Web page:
I don’t grow many annual plants, but currently I have Nicotiana affinis grown in cell trays, which I’d be prepared to split if 12 plants is too many for you.  On this basis you’d be buying plug plants.  Similarly I also have a few plants of Nicotiana sylvestris, Ammi visnaga Casablanca and Cuphea ignea (great in a shallow bowl on the patio).  For something a bit special try Googling Petunia exserta.  I have pot grown plants of this unusual red flowered petunia to grow in the border or in a pot on the patio at 80p per plant.  All of these are in quite small numbers since they are in effect surplus to my own requirements, so if you are interested I urge you to contact me quickly to discuss your requirements. Oh, and just for fun have a look at Cephalophora aromatica Pineapples.  It looks a bit quirky but fun.  I haven’t grown it before but will have a few plants available and it should get the neighbours talking!

On the veg front I have a few Sweet peppers at £1.50 per plant.   A bit later on there will be Runner Beans at £1.80 for a tray of 6.

In the next blog I’ll be detailing the perennial flower plants to add to those listed in my first blog.  On a practical point do remember that during these warm, dry conditions you need to water your newly planted treasures to help them establish themselves in their new home. I’ve just created a new plant area and as the picture shows there will plenty for you to explore.

Feel free to contact me with any queries or to place an order.

Here is a picture of my new and already nearly full plant area.

Roys Plants.JPG

Posted EASTER SUNDAY, 11th APRIL, 2020


The cancellation of TS activities has of course included the plant sale which was to have taken place in early May.  By the time coronavirus struck, the propagation and growing on of the plants intended for the sale had already begun.  So my greenhouses are stuffed full.  Now, given the news that commercial growers will be destroying millions of plants of all kinds that would have appeared in the garden centres in coming weeks, there is surely an opportunity here for the choir to benefit through intensive networking of all your friends and families, spreading news of what is available and brokering arrangements for collection and payment.  The system we developed for collection and payment ** has worked well with tomatoes and should work equally well for other plants.  Collection is made by appointment, with the plants packaged and placed outside my garage with a plastic box for the money alongside.  So there is no direct contact between us and we are observing as closely as possible the government self-isolating requirements. **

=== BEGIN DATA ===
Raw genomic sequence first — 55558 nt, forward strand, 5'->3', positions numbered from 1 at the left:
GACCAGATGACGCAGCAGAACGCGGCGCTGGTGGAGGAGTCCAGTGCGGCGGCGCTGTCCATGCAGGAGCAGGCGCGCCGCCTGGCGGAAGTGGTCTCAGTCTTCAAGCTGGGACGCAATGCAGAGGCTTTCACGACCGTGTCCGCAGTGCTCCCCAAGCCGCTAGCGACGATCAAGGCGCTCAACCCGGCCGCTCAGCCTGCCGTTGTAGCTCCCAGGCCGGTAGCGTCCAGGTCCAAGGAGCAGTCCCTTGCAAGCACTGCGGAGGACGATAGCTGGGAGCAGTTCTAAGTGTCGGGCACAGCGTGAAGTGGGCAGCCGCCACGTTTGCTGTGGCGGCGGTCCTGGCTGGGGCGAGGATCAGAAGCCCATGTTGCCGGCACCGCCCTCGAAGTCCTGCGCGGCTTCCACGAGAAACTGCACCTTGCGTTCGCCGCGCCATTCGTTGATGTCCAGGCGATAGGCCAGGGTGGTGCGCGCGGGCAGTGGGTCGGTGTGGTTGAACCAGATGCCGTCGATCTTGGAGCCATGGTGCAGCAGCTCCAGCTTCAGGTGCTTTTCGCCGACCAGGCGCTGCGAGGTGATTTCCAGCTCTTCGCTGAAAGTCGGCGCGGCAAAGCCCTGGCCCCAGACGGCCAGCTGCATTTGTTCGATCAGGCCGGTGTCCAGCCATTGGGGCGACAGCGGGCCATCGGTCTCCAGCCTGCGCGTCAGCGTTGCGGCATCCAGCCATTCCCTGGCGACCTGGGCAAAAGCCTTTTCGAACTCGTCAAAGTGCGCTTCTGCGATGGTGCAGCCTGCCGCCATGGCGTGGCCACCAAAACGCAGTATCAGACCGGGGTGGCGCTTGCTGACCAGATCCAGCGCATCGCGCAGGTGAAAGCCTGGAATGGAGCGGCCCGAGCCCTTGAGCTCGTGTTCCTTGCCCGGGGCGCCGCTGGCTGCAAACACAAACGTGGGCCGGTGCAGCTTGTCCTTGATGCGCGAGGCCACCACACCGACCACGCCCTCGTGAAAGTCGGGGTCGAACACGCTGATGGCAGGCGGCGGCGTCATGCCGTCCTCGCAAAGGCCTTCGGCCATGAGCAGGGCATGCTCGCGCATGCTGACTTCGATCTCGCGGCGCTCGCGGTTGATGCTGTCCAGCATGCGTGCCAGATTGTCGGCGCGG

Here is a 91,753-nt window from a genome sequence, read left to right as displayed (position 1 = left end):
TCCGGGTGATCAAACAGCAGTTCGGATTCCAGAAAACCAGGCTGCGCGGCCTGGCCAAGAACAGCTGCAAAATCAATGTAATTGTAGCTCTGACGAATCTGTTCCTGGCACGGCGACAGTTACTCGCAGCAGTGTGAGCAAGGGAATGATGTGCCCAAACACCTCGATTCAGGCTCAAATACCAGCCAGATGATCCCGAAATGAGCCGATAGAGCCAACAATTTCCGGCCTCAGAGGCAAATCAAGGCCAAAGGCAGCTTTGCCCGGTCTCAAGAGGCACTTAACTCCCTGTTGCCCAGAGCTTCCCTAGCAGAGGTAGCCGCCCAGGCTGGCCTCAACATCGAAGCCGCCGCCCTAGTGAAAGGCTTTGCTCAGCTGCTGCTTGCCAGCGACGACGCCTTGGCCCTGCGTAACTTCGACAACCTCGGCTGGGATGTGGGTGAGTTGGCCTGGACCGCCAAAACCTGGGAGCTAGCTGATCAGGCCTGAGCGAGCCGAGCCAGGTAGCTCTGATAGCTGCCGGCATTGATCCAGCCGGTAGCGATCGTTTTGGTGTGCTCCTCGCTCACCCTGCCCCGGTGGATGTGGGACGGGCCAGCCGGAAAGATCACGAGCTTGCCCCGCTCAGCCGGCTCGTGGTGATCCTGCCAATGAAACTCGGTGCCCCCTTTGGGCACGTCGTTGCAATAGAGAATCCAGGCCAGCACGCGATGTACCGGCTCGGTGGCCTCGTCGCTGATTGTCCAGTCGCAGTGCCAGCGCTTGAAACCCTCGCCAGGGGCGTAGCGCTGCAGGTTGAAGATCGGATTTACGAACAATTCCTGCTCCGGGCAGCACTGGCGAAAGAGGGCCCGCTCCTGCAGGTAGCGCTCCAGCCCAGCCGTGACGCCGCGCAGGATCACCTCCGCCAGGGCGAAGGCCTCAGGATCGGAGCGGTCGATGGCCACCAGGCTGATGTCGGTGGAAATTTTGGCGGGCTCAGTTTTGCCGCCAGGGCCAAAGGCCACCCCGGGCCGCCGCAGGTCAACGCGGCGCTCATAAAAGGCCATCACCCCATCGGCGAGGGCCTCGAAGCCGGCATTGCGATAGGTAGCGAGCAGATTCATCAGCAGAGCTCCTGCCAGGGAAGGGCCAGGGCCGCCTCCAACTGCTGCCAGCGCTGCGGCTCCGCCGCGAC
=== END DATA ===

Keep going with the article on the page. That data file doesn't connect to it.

I’ll be writing a series of blogs to tell you what is available and since there be won’t be the opportunity for discussion about what this or that plant is like I suggest that you have some fun Googling the plants I mention to help you decide what takes your fancy.  Don’t get hung up on botanical names, just look at the images and the descriptions on line and consider whether you’d like to have a go.  And remember that tackling the unknown is the best way of expanding your enjoyment of your garden.  So for starters, here’s a list of some plants that are available now and you can order them at any time and arrange to come here to collect and pay for them.  It is unlikely that the choir will get nearly as much benefit as in previous years, so we really need you to bend the ears of family and friends.

  • Argyranthemum ( Marguerite) Jamaica Primrose - big plants just coming into flower.

  • Gladiolus cardinalis - very full pots

  • Campanula Pink Octopus  - a very unusual form of campanula that attracts attention.

  • Tulbaghia Silver Lace - variegated foliage and lilac flowers

  • Tulbaghia sepacea v maritima – a fine vigorous form of tulbaghia

  • Lobelia tupa – not often available and a wonderful plant

  • Amicia zygomeris - another very fine but rarely offered plant a real favourite (only 6)

  • Thermopsis lupinoides - Stiffly ascending stems with upright spikes of bright yellow; nectar-rich flowers

  • Kniphofia - Red-hot pokers, Toffee Nosed


Other plants including outdoor tomatoes, some veg and bedding plants will be listed later but in the meantime if there is anything you are looking for that I just might have just call me (see Members' Page).